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Why do girls like pink?

strong> with which to create a pink complement for the little one of the house. And it doesn’t matter what it is, as long as it’s child-friendly and most importantly, PINK!
So we asked ourselves why this is so and consulted the great source of information on the Internet to see if we could get an explanation.

Below, we detail the conclusions we have reached.
Mainly there are two ideas: the one we all know that leads us to believe that it is the work of the marketing and advertising that influences the girls to be attracted to this color; although we have discovered some curious things like that, according to the historian Jo B. Paoletti,  prior to World War I in the United States, for example, no pastel shades were used for babies but simply white. Later they began to take these colors but blue was for the girls because it was more “delicate and kind” and pink for the boys because they considered it “determined and strong”. This distinction could also be seen in Europe although the criteria varied from country to country. In France, pink was already used for girls and blue for boys. However, in Germany, Belgium or Switzerland, it was the other way round and the trend would not change until the 1920s, becoming definitively widespread in the 1970s.

In the 80s, pink completely displaced other alternatives as a colour trend in products for girls. In the 80s, pink completely replaced other alternatives as a colour trend in products for girls, reaching our days, when, according to the aforementioned historian, there is much more differentiation by sex than in previous centuries.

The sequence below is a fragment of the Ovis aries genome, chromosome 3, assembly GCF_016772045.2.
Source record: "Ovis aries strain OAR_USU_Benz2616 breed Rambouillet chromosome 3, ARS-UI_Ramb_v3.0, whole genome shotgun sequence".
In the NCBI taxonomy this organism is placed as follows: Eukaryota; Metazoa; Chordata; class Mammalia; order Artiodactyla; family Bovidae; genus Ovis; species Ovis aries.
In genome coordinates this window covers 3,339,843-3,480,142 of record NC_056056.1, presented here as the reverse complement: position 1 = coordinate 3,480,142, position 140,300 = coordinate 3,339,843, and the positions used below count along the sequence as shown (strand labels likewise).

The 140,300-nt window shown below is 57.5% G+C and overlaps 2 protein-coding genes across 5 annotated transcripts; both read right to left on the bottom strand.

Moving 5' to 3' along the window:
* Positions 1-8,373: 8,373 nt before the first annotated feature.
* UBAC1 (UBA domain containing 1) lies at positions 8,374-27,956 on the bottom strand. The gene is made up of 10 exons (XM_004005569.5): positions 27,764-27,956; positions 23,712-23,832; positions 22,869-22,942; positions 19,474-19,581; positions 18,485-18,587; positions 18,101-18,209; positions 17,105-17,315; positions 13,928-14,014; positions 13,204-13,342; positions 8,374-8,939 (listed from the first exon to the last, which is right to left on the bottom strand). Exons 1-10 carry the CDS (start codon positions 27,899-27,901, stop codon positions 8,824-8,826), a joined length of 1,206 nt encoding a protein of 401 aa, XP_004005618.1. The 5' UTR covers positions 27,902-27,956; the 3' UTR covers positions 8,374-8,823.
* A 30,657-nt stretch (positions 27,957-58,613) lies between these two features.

And the other idea, developed by the University of Newcastle (United Kingdom), in which a study carried out on 208 British men and women, among whom 37 Chinese men and women who had just arrived in the United Kingdom, discarded the cultural influence, showed that although in general men and women preferred the colour blue, women showed a clear predilection for lilac and pink tones; And they concluded that this chromatic preference went back to the first humans when men hunted and women gathered, developing a natural instinct that identified those pink and reddish tones with the maturity of the fruits.

We will conclude that maybe there is some biological cause in the fact that girls love the color pink but it is more likely that we have turned a natural fact into a cultural one and that together with the strong advertising influence has resulted in the situation we talked about at the beginning of this post:
-“My girl wants something pink.”
– “What?
-Never mind. -Pink it…

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